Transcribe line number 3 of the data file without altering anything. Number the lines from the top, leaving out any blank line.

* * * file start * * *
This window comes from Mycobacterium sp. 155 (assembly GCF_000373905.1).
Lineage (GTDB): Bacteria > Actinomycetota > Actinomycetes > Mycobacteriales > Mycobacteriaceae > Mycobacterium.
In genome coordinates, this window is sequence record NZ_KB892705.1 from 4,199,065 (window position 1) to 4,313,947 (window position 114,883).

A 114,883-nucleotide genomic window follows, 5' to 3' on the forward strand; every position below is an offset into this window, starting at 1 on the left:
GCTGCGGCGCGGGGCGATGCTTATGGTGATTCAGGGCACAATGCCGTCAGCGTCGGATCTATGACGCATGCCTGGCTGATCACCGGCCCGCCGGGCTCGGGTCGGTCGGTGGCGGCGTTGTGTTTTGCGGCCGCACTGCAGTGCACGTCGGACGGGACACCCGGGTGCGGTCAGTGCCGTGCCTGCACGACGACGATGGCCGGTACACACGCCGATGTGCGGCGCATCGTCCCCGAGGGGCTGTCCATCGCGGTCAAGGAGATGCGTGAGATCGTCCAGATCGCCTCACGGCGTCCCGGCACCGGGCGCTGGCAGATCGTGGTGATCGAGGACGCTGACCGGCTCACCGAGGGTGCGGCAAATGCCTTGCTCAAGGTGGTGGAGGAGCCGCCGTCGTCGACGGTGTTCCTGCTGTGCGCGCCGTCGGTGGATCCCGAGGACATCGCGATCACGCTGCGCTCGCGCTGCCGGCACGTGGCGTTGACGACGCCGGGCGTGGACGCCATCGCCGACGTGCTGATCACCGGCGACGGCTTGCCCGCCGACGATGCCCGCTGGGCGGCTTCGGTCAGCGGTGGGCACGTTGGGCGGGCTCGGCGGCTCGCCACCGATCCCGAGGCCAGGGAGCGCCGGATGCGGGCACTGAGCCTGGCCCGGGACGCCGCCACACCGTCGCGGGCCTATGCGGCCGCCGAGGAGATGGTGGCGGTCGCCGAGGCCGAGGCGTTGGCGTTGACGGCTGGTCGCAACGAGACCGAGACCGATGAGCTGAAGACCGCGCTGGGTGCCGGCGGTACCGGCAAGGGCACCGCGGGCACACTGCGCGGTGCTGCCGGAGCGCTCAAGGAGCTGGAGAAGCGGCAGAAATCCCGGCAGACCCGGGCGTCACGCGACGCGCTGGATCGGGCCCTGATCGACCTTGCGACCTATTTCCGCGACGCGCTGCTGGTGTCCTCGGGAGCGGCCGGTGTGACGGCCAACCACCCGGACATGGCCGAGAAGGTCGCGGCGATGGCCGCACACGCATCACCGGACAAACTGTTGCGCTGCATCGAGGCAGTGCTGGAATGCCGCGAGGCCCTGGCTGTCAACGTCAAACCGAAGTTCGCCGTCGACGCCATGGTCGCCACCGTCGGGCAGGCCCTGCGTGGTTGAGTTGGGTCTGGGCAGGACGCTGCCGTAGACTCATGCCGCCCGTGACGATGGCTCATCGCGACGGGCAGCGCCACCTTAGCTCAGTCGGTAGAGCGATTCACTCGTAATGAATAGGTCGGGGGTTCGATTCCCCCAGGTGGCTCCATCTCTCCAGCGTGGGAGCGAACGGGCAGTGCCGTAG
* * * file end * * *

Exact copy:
In genome coordinates, this window is sequence record NZ_KB892705.1 from 4,199,065 (window position 1) to 4,313,947 (window position 114,883).